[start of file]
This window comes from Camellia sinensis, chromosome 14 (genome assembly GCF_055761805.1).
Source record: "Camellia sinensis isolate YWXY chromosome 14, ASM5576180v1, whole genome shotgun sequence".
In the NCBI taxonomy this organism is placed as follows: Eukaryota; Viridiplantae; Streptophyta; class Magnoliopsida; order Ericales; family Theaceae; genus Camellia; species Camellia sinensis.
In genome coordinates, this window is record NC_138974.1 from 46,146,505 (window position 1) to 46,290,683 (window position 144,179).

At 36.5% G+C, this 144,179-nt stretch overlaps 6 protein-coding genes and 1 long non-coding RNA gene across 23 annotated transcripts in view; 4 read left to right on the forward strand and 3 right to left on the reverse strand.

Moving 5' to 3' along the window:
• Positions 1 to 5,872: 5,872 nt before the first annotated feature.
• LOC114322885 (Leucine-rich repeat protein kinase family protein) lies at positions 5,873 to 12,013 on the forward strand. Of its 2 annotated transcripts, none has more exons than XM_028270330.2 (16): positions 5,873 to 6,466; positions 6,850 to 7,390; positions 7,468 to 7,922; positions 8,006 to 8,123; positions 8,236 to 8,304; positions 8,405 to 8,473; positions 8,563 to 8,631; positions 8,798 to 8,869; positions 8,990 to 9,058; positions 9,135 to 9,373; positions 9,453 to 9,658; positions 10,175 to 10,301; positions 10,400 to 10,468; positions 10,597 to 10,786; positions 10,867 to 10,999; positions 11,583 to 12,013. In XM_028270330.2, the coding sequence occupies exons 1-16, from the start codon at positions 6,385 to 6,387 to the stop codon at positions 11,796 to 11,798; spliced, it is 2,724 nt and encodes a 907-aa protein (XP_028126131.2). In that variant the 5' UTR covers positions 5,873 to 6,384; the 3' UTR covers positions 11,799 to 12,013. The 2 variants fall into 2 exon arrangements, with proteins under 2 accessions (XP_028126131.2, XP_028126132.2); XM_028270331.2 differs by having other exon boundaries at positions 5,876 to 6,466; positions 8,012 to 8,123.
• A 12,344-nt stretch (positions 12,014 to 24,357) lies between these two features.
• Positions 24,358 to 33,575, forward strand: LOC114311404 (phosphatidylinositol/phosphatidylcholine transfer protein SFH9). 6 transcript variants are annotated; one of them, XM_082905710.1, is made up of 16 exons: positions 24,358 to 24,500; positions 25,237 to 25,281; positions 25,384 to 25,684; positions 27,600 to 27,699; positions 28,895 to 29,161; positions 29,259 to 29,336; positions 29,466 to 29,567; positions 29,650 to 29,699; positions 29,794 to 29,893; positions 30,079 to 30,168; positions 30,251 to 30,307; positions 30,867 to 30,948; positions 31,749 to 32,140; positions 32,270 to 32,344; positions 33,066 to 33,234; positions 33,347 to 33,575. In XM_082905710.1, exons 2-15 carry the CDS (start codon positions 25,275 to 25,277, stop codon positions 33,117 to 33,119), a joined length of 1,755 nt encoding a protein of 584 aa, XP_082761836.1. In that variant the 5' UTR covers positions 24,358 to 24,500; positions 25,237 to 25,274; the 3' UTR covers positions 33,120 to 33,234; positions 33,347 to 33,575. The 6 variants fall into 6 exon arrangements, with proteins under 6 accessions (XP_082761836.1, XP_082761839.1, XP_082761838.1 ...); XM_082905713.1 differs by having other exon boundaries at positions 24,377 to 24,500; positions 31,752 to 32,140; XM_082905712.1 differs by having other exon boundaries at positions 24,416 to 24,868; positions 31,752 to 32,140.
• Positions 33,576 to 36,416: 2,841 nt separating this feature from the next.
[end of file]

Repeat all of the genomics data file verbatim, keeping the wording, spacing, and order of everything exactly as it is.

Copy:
This window comes from Camellia sinensis, chromosome 14 (genome assembly GCF_055761805.1).
Source record: "Camellia sinensis isolate YWXY chromosome 14, ASM5576180v1, whole genome shotgun sequence".
In the NCBI taxonomy this organism is placed as follows: Eukaryota; Viridiplantae; Streptophyta; class Magnoliopsida; order Ericales; family Theaceae; genus Camellia; species Camellia sinensis.
In genome coordinates, this window is record NC_138974.1 from 46,146,505 (window position 1) to 46,290,683 (window position 144,179).

At 36.5% G+C, this 144,179-nt stretch overlaps 6 protein-coding genes and 1 long non-coding RNA gene across 23 annotated transcripts in view; 4 read left to right on the forward strand and 3 right to left on the reverse strand.

Moving 5' to 3' along the window:
• Positions 1 to 5,872: 5,872 nt before the first annotated feature.
• LOC114322885 (Leucine-rich repeat protein kinase family protein) lies at positions 5,873 to 12,013 on the forward strand. Of its 2 annotated transcripts, none has more exons than XM_028270330.2 (16): positions 5,873 to 6,466; positions 6,850 to 7,390; positions 7,468 to 7,922; positions 8,006 to 8,123; positions 8,236 to 8,304; positions 8,405 to 8,473; positions 8,563 to 8,631; positions 8,798 to 8,869; positions 8,990 to 9,058; positions 9,135 to 9,373; positions 9,453 to 9,658; positions 10,175 to 10,301; positions 10,400 to 10,468; positions 10,597 to 10,786; positions 10,867 to 10,999; positions 11,583 to 12,013. In XM_028270330.2, the coding sequence occupies exons 1-16, from the start codon at positions 6,385 to 6,387 to the stop codon at positions 11,796 to 11,798; spliced, it is 2,724 nt and encodes a 907-aa protein (XP_028126131.2). In that variant the 5' UTR covers positions 5,873 to 6,384; the 3' UTR covers positions 11,799 to 12,013. The 2 variants fall into 2 exon arrangements, with proteins under 2 accessions (XP_028126131.2, XP_028126132.2); XM_028270331.2 differs by having other exon boundaries at positions 5,876 to 6,466; positions 8,012 to 8,123.
• A 12,344-nt stretch (positions 12,014 to 24,357) lies between these two features.
• Positions 24,358 to 33,575, forward strand: LOC114311404 (phosphatidylinositol/phosphatidylcholine transfer protein SFH9). 6 transcript variants are annotated; one of them, XM_082905710.1, is made up of 16 exons: positions 24,358 to 24,500; positions 25,237 to 25,281; positions 25,384 to 25,684; positions 27,600 to 27,699; positions 28,895 to 29,161; positions 29,259 to 29,336; positions 29,466 to 29,567; positions 29,650 to 29,699; positions 29,794 to 29,893; positions 30,079 to 30,168; positions 30,251 to 30,307; positions 30,867 to 30,948; positions 31,749 to 32,140; positions 32,270 to 32,344; positions 33,066 to 33,234; positions 33,347 to 33,575. In XM_082905710.1, exons 2-15 carry the CDS (start codon positions 25,275 to 25,277, stop codon positions 33,117 to 33,119), a joined length of 1,755 nt encoding a protein of 584 aa, XP_082761836.1. In that variant the 5' UTR covers positions 24,358 to 24,500; positions 25,237 to 25,274; the 3' UTR covers positions 33,120 to 33,234; positions 33,347 to 33,575. The 6 variants fall into 6 exon arrangements, with proteins under 6 accessions (XP_082761836.1, XP_082761839.1, XP_082761838.1 ...); XM_082905713.1 differs by having other exon boundaries at positions 24,377 to 24,500; positions 31,752 to 32,140; XM_082905712.1 differs by having other exon boundaries at positions 24,416 to 24,868; positions 31,752 to 32,140.
• Positions 33,576 to 36,416: 2,841 nt separating this feature from the next.